Cancer sufferers could soon receive tailor-made treatments thanks to a new technique allowing doctors to look closely at the genetic makeup of tumours.
Cancer sufferers could soon receive tailor-made treatments thanks to a new technique allowing doctors to look closely at the genetic makeup of tumours.

Tumour scans bring new hope to cancer patients

The latest frontier in cancer treatment is seeing Melbourne doctors scanning the genetics of their patients' tumours to shed new light in their individual disease, saving more lives in the process.

Although the use of genomics in cancer care is still rare in Australia, the increasing success in finding new and often left-field treatments for patients with few other options is seeing its use expand.

While cancers are traditionally treated according to their location - such as skin, breast or lung cancers - specialists at Victoria's Comprehensive Cancer Centre are now digging further into the genetic makeup of their most difficult cases' tumours for chinks in their armour.

VCCC Executive Director Professor Grant McArthur said advances in genetic screening made it possible to diagnose or even reclassify some mystery tumours.

"It is rapidly becoming and important part of our tools," Prof McArthur said.

"We have scratched the surface but, building up now, genomics is starting to do more comprehensive analysis of a cancer and really looking at large number of genes, looking at the patterns of mutations that happen in a cancer.

"Now it is possible to look at a cancer and say 'yes, that is due to tobacco, that was due to UV light', or there is a signature of a genetic predisposition.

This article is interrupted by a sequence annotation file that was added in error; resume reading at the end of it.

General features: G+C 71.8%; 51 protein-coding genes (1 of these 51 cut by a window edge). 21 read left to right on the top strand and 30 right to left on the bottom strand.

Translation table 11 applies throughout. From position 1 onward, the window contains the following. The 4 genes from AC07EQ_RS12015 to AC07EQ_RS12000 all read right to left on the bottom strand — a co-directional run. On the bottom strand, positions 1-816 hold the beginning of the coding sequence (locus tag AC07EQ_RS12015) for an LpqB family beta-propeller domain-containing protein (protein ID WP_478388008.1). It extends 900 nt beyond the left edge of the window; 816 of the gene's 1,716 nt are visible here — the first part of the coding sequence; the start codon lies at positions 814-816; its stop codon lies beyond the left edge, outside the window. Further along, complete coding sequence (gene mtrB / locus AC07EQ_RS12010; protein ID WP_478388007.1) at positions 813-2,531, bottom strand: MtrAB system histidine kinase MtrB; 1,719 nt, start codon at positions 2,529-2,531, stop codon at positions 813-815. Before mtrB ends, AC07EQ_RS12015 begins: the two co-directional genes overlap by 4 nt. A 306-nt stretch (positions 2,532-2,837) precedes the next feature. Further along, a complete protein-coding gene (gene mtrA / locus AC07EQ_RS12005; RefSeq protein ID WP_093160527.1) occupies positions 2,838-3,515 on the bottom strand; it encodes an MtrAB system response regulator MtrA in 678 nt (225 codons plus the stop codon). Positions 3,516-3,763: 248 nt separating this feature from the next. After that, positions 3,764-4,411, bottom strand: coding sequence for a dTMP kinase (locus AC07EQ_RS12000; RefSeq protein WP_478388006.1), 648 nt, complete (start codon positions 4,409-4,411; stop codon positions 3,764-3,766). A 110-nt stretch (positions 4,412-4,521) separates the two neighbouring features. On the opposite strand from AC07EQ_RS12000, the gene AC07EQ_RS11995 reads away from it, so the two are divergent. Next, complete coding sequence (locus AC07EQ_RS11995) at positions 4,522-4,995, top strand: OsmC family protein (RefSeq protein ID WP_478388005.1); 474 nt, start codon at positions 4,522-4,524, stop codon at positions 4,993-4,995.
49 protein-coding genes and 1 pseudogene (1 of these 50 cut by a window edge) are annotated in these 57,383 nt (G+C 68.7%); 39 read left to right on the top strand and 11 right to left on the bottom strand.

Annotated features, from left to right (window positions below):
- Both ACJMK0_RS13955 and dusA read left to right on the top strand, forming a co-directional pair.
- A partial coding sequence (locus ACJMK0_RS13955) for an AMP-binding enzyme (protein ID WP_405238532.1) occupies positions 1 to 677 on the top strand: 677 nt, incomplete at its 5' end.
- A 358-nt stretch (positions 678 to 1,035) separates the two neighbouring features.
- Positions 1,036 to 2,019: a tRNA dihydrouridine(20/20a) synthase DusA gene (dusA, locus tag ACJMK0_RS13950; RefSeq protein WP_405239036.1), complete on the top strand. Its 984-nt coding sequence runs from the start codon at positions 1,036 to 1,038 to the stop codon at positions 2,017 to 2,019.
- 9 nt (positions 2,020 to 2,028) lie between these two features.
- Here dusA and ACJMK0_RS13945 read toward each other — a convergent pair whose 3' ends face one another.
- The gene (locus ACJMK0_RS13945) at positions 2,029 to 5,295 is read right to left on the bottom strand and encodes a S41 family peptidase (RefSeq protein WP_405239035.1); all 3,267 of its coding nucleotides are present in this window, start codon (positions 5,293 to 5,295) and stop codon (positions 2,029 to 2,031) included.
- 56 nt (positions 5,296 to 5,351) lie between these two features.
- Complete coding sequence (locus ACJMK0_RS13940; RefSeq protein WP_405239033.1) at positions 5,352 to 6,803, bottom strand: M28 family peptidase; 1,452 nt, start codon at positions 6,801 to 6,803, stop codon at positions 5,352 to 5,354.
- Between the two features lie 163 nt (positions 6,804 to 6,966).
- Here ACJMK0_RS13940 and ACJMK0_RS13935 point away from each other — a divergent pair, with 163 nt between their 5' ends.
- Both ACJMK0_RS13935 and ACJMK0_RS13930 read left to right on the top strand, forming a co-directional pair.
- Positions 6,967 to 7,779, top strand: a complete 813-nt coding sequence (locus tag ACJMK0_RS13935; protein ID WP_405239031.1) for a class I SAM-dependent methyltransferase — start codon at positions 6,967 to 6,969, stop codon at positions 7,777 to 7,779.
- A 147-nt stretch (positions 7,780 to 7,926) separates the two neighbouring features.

"There may be less than a one in 100 chance of finding something but, if you are a patient and that gives you a new treatment option, that means a lot to you."

To mark World Cancer Day the VCCC will today stage an event outlining the latest genetic advances which increasingly allow doctors to identify and target the drivers of an individual's tumour in cases that do not behave typically.

In a remarkable 2019 Melbourne case a man thought to have just days to live due to an untreatable bile duct cancer received a lifeline when samples showed his tumours carried a genetic quirk more common in lung cancer.

Although lung cancer drugs would never otherwise have been contemplated in his case a new medications was tried and, so far, has overcome his disease.

Vicky Morrison, 74, is one of the latest patients to benefit.

After losing an eye to melanoma 12 years ago, the Rosebud grandmother's cancer returned four years ago with tumours in her head, lungs and thorax.

When she all conventional treatment options had been exhausted her Peter Mac oncologist Dr Stephen Luen turned to whole genome sequencing, discovering Ms Morrison's disease was different to standard melanoma cases and may respond to an experimental anti-CD25 antibody.

Now thriving on a trial of the drug, Ms Morrison is also buoyed by the knowledge a second emerging medication may become an option in the future, if needed.

"I am 74-years young with 11 grandchildren - I want to live to 100," Ms Morrison said.

"I am either going to get rid of the melanomas or I am might die with melanoma, but my aim is not to die from it. That's my goal and so far I am beating it all.

"Each year with this wonderful hospital, research and scientists there is another drug."

The once high price of genetic mapping has also dropped in recent years, with a basic assay to examine a small number of genes costing a few hundred dollars, while more extensive sequencing costs upwards of $1000.

However, Dr Luen said sequencing's benefits are currently limited to rare cases who cannot be helped by conventional protocols or paediatric patients, who often have more straightforward drivers behind their disease that can be targeted with existing therapies.

"We now have really comprehensive genetic testing and assays and the drugs just keep getting better and better," Dr Luen said.

"More and more we are now seeing clinical trials where they don't care where the cancer has come from, they are just looking to screen genetically and target that."

It comes as human clinical trials for a world-first drug candidate, developed by Australian researchers, to treat rare and deadly glioblastoma get underway this year.

News of the trials comes in time to recognise World Cancer Day on Thursday.

Originally published as Tumour scans bring new hope to cancer patients